The Tech - Online EditionMIT's oldest and largest
newspaper & the first
newspaper published
on the web
Boston Weather: 26.0°F | Fair


Priorities in the Capital Campaign

When the Institute announced on Friday a new capital campaign for an unprecedented $1.5 billion, it also had the chance to invest in its future by allowing students to participate in the process of raising funds. MIT, however, has thus far squandered this chance.

So far in the campaign process, the administration has done little to encourage student interaction with donors to both humanize the campaign and to give donors an idea of what type of issues students are interested in. With approximately $550 million of $1.5 billion allotted for “enhancing the learning community,” it is essential that students be allowed to interact with donors in order to determine what areas need the most improvement on campus.

More fundamentally, we are concerned that the Capital Campaign has focused attention on the academic side of the Institute without giving focus on the residential and life sections of the campus. While we realize that many donors may find it more palatable to give to a defined academic program, the future of campus life is perhaps even more important than academics as the campus itself will become even more important in an online era. Many groups of students have established priorities for funding campus life. These students would likely be very effective fundraisers for areas that they truly believe in.

Additionally, student support for unrestricted gifts, such as the unprecedented $100 million gift by Kenan Sahin ’63 last weekend may provide the Institute more flexibility in the future to fund student affairs.

Saturday’s events for the capital campaign involved a very small subset of the student population. Only ten students were invited for the capital campaign events this past weekend. Events included lectures by Frank O. Gehry, the designer of the Stata complex, in Kresge Auditorium, and by Professor of Economics Paul Krugman ’77 in Johnson Athletic Center. Gehry, who spoke about the “future of the MIT campus,” found himself lecturing to a half-empty Kresge. Considering students overflowed the room where Gehry gave his last lecture, it’s likely more students would have attended his talk if they had been invited.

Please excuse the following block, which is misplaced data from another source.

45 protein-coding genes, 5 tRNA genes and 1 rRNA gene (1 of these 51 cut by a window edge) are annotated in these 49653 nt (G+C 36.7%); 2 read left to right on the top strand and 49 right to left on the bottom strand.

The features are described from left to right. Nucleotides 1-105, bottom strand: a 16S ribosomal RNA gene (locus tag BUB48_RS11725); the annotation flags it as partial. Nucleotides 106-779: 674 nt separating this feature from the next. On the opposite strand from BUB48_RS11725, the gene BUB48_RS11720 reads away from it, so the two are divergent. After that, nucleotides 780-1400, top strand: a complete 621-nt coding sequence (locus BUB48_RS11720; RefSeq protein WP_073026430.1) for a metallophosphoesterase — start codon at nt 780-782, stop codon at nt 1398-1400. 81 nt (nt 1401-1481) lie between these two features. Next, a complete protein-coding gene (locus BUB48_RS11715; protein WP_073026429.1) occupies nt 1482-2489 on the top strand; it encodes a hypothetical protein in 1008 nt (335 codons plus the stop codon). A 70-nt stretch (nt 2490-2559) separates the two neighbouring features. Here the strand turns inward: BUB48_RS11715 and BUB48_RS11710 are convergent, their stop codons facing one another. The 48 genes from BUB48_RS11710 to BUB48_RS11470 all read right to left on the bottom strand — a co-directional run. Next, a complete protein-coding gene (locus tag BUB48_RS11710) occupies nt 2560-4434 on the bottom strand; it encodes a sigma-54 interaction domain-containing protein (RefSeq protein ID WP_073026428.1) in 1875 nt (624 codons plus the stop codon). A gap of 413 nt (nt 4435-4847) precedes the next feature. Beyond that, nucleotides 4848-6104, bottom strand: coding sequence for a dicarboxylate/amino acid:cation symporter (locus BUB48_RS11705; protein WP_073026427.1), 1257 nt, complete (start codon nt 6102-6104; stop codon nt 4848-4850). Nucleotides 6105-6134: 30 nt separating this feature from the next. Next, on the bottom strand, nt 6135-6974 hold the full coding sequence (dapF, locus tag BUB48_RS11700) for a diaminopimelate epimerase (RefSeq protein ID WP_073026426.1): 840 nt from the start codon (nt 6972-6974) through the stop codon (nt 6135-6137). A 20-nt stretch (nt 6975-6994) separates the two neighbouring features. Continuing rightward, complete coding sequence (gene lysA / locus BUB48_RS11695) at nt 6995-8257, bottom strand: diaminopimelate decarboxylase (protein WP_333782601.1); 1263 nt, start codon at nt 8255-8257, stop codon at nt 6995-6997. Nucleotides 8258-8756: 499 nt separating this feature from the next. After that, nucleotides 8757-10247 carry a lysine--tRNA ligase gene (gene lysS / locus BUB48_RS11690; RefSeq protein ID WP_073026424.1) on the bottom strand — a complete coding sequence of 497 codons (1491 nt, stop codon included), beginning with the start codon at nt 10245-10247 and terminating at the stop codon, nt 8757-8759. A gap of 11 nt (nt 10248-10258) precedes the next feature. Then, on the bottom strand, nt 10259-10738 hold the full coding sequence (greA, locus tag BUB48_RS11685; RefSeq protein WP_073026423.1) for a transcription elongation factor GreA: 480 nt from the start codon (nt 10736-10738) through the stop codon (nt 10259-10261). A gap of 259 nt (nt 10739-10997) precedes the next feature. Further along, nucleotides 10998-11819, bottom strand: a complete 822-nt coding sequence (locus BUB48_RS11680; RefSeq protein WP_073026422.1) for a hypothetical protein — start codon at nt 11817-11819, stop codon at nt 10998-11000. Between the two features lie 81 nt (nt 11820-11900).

Donors were given tours of dorms, such as McCormick Hall, but students, instead of being encouraging to talk to these donors, were ordered to clean up to make way for them. Students weren’t even informed until the last minute that these donors would be touring their dorms. In fact, aside from those in contact with the administration, very few students knew that a capital campaign kickoff was taking place this weekend, even though a space in their Student Center next to LaVerde’s was transformed into a exhibit to model the Stata Complex.

The Tech believes that students would be interested in raising funds for MIT. The Tech Caller program demonstrates that many students have been eloquent and effective fundraisers in the past. Still more students have walked into the exhibit of the Stata Complex and expressed opinions about the design and structure. Of all people, students, who work here day in and day out and put up much of the costs of attending the Institute, have a vested interest in the capital campaign. Student interests are especially strong in dormitory renovations, the curriculum, campus space, athletics funding, and with scholarships and financial aid.

Involving students now could have the added benefit of encouraging them to donate in the future. Students who are more involved in the process now will feel less distant from the Institute and be more inclined to donate in the future.